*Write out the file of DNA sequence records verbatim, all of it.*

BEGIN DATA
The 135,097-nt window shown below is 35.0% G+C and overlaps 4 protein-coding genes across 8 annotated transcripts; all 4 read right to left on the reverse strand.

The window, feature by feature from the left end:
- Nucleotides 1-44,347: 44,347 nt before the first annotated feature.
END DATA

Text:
The 135,097-nt window shown below is 35.0% G+C and overlaps 4 protein-coding genes across 8 annotated transcripts; all 4 read right to left on the reverse strand.

The window, feature by feature from the left end:
- Nucleotides 1-44,347: 44,347 nt before the first annotated feature.